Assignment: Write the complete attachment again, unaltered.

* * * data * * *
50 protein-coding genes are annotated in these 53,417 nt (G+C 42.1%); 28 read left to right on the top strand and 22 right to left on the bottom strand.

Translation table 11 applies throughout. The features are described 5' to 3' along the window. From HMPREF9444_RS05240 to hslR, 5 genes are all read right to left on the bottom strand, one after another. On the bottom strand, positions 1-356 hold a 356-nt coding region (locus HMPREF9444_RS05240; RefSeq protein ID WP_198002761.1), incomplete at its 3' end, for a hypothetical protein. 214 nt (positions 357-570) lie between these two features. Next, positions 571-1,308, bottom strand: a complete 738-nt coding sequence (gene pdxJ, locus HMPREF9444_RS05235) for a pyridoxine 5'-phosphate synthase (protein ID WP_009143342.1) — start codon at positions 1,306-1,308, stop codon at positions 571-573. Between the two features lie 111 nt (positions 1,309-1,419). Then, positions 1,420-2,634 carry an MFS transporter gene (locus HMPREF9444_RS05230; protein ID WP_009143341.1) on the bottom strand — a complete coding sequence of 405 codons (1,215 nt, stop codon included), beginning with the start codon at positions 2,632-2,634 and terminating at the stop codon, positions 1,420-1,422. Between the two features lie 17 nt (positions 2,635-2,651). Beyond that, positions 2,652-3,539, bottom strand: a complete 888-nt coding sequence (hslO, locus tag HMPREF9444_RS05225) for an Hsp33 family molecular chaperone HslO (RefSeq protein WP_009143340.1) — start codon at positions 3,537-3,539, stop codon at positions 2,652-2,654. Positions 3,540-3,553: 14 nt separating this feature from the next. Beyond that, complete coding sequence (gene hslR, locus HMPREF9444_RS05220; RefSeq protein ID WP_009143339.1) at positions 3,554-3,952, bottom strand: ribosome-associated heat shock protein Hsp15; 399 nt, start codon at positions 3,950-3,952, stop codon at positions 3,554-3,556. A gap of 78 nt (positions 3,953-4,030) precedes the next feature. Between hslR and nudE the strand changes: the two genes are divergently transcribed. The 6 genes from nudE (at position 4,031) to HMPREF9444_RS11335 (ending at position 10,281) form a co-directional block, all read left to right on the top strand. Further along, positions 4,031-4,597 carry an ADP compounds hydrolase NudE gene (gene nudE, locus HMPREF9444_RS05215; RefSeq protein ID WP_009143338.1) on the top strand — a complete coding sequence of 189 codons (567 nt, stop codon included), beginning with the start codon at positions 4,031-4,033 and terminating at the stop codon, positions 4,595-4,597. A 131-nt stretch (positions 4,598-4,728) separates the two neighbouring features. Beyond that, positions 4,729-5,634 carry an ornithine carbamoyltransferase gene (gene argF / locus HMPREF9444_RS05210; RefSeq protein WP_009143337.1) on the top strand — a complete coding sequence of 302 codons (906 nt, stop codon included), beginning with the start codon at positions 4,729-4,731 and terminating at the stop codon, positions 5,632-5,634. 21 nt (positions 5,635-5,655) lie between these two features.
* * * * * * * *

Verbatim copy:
50 protein-coding genes are annotated in these 53,417 nt (G+C 42.1%); 28 read left to right on the top strand and 22 right to left on the bottom strand.

Translation table 11 applies throughout. The features are described 5' to 3' along the window. From HMPREF9444_RS05240 to hslR, 5 genes are all read right to left on the bottom strand, one after another. On the bottom strand, positions 1-356 hold a 356-nt coding region (locus HMPREF9444_RS05240; RefSeq protein ID WP_198002761.1), incomplete at its 3' end, for a hypothetical protein. 214 nt (positions 357-570) lie between these two features. Next, positions 571-1,308, bottom strand: a complete 738-nt coding sequence (gene pdxJ, locus HMPREF9444_RS05235) for a pyridoxine 5'-phosphate synthase (protein ID WP_009143342.1) — start codon at positions 1,306-1,308, stop codon at positions 571-573. Between the two features lie 111 nt (positions 1,309-1,419). Then, positions 1,420-2,634 carry an MFS transporter gene (locus HMPREF9444_RS05230; protein ID WP_009143341.1) on the bottom strand — a complete coding sequence of 405 codons (1,215 nt, stop codon included), beginning with the start codon at positions 2,632-2,634 and terminating at the stop codon, positions 1,420-1,422. Between the two features lie 17 nt (positions 2,635-2,651). Beyond that, positions 2,652-3,539, bottom strand: a complete 888-nt coding sequence (hslO, locus tag HMPREF9444_RS05225) for an Hsp33 family molecular chaperone HslO (RefSeq protein WP_009143340.1) — start codon at positions 3,537-3,539, stop codon at positions 2,652-2,654. Positions 3,540-3,553: 14 nt separating this feature from the next. Beyond that, complete coding sequence (gene hslR, locus HMPREF9444_RS05220; RefSeq protein ID WP_009143339.1) at positions 3,554-3,952, bottom strand: ribosome-associated heat shock protein Hsp15; 399 nt, start codon at positions 3,950-3,952, stop codon at positions 3,554-3,556. A gap of 78 nt (positions 3,953-4,030) precedes the next feature. Between hslR and nudE the strand changes: the two genes are divergently transcribed. The 6 genes from nudE (at position 4,031) to HMPREF9444_RS11335 (ending at position 10,281) form a co-directional block, all read left to right on the top strand. Further along, positions 4,031-4,597 carry an ADP compounds hydrolase NudE gene (gene nudE, locus HMPREF9444_RS05215; RefSeq protein ID WP_009143338.1) on the top strand — a complete coding sequence of 189 codons (567 nt, stop codon included), beginning with the start codon at positions 4,031-4,033 and terminating at the stop codon, positions 4,595-4,597. A 131-nt stretch (positions 4,598-4,728) separates the two neighbouring features. Beyond that, positions 4,729-5,634 carry an ornithine carbamoyltransferase gene (gene argF / locus HMPREF9444_RS05210; RefSeq protein WP_009143337.1) on the top strand — a complete coding sequence of 302 codons (906 nt, stop codon included), beginning with the start codon at positions 4,729-4,731 and terminating at the stop codon, positions 5,632-5,634. 21 nt (positions 5,635-5,655) lie between these two features.